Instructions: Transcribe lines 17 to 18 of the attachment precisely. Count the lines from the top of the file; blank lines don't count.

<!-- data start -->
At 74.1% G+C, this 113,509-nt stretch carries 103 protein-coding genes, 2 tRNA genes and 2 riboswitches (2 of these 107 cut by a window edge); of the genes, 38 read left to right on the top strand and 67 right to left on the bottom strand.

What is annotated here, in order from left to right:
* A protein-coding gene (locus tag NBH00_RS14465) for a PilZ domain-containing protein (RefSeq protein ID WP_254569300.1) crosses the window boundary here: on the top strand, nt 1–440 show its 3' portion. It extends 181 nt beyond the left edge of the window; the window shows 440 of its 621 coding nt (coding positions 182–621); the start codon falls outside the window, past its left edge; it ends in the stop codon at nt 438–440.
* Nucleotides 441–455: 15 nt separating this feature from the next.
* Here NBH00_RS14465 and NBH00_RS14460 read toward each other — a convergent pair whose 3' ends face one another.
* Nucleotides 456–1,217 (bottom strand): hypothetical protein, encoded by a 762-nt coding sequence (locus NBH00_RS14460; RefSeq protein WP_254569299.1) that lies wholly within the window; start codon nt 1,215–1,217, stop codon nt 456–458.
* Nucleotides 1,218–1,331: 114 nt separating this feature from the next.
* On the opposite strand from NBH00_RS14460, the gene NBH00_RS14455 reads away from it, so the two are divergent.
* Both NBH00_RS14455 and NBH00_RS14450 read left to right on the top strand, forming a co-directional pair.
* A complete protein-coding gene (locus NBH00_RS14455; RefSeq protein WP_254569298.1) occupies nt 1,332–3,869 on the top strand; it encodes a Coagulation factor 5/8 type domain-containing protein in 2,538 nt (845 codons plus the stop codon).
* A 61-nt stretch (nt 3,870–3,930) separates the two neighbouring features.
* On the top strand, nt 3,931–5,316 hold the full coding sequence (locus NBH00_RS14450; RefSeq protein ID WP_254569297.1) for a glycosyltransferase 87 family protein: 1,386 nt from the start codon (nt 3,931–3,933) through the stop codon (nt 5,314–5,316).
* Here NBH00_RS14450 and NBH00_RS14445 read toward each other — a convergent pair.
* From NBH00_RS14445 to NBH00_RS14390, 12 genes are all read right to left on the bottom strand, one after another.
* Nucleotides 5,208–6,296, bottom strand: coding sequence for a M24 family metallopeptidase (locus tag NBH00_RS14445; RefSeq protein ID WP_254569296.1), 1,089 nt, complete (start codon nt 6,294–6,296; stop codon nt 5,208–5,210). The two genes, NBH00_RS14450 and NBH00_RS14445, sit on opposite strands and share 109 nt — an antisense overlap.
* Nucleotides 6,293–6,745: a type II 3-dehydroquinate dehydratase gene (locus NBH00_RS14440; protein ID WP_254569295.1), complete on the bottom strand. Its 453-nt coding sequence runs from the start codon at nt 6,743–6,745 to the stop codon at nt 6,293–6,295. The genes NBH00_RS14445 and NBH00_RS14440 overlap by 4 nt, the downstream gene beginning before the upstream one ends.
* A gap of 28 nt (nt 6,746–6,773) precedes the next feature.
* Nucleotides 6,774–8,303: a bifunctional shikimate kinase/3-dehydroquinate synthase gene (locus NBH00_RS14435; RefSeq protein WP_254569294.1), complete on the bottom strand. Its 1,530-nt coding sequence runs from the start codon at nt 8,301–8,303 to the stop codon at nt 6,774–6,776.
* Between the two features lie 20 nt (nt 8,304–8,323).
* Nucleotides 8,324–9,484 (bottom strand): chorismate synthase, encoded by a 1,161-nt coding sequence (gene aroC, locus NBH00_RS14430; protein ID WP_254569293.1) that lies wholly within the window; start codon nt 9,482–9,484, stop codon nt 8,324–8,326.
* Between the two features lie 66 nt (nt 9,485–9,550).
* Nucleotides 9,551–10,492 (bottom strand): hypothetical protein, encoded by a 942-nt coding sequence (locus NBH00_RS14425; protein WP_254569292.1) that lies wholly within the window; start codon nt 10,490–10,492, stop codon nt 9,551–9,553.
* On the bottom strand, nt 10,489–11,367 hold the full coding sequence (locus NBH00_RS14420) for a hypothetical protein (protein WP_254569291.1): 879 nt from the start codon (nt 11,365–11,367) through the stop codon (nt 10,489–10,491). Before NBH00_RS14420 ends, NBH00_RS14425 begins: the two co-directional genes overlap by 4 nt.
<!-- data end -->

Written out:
* A gap of 28 nt (nt 6,746–6,773) precedes the next feature.
* Nucleotides 6,774–8,303: a bifunctional shikimate kinase/3-dehydroquinate synthase gene (locus NBH00_RS14435; RefSeq protein WP_254569294.1), complete on the bottom strand. Its 1,530-nt coding sequence runs from the start codon at nt 8,301–8,303 to the stop codon at nt 6,774–6,776.